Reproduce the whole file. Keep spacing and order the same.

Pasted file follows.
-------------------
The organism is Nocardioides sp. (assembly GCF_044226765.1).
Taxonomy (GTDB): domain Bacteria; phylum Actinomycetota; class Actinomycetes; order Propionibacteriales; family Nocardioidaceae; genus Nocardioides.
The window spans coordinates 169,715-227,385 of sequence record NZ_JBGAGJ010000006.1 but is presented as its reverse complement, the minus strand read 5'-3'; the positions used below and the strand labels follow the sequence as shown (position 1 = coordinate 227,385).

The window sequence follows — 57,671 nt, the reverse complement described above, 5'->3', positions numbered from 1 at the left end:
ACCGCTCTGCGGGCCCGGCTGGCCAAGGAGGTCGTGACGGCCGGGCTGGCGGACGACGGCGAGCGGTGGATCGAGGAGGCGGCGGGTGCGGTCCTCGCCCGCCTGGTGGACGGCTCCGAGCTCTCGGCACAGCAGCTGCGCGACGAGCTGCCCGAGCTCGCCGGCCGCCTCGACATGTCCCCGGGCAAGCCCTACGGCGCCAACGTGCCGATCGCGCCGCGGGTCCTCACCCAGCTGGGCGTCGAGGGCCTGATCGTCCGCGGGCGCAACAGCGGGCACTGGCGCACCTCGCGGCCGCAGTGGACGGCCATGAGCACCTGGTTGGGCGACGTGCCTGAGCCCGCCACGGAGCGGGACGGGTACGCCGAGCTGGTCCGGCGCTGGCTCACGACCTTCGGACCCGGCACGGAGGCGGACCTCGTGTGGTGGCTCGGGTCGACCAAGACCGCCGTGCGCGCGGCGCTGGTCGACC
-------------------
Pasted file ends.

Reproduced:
The organism is Nocardioides sp. (assembly GCF_044226765.1).
Taxonomy (GTDB): domain Bacteria; phylum Actinomycetota; class Actinomycetes; order Propionibacteriales; family Nocardioidaceae; genus Nocardioides.
The window spans coordinates 169,715-227,385 of sequence record NZ_JBGAGJ010000006.1 but is presented as its reverse complement, the minus strand read 5'-3'; the positions used below and the strand labels follow the sequence as shown (position 1 = coordinate 227,385).

The window sequence follows — 57,671 nt, the reverse complement described above, 5'->3', positions numbered from 1 at the left end:
ACCGCTCTGCGGGCCCGGCTGGCCAAGGAGGTCGTGACGGCCGGGCTGGCGGACGACGGCGAGCGGTGGATCGAGGAGGCGGCGGGTGCGGTCCTCGCCCGCCTGGTGGACGGCTCCGAGCTCTCGGCACAGCAGCTGCGCGACGAGCTGCCCGAGCTCGCCGGCCGCCTCGACATGTCCCCGGGCAAGCCCTACGGCGCCAACGTGCCGATCGCGCCGCGGGTCCTCACCCAGCTGGGCGTCGAGGGCCTGATCGTCCGCGGGCGCAACAGCGGGCACTGGCGCACCTCGCGGCCGCAGTGGACGGCCATGAGCACCTGGTTGGGCGACGTGCCTGAGCCCGCCACGGAGCGGGACGGGTACGCCGAGCTGGTCCGGCGCTGGCTCACGACCTTCGGACCCGGCACGGAGGCGGACCTCGTGTGGTGGCTCGGGTCGACCAAGACCGCCGTGCGCGCGGCGCTGGTCGACC